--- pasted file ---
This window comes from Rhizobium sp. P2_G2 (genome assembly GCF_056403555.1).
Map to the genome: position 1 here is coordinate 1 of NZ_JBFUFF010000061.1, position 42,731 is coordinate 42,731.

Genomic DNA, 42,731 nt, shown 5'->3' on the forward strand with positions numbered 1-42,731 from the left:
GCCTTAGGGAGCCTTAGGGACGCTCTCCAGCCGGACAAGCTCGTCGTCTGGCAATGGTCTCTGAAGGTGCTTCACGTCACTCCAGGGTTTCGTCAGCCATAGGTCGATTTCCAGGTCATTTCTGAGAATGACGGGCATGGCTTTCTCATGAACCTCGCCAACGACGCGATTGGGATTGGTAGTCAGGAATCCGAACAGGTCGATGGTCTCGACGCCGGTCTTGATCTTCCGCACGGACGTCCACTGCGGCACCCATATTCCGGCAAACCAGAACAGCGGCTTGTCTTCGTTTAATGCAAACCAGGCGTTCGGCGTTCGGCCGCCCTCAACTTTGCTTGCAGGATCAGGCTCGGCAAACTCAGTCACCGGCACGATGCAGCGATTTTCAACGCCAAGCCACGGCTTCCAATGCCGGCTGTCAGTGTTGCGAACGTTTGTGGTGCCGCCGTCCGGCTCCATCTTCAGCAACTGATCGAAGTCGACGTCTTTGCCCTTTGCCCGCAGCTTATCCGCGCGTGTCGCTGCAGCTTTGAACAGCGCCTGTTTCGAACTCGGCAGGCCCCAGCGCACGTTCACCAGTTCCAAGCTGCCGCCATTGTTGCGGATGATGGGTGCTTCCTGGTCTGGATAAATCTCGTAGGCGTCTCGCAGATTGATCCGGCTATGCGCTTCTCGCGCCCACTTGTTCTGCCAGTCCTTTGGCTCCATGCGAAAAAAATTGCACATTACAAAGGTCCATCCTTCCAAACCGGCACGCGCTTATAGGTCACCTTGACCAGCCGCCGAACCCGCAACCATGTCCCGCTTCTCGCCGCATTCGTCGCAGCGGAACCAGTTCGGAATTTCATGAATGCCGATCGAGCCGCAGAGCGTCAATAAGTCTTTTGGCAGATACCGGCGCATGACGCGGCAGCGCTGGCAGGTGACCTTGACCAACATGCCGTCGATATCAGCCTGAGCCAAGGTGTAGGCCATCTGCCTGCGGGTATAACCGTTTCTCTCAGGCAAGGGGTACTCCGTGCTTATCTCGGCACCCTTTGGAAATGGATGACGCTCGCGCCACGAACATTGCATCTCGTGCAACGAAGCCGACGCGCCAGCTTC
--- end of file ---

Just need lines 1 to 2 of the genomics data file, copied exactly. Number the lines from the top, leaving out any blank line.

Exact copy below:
This window comes from Rhizobium sp. P2_G2 (genome assembly GCF_056403555.1).
Map to the genome: position 1 here is coordinate 1 of NZ_JBFUFF010000061.1, position 42,731 is coordinate 42,731.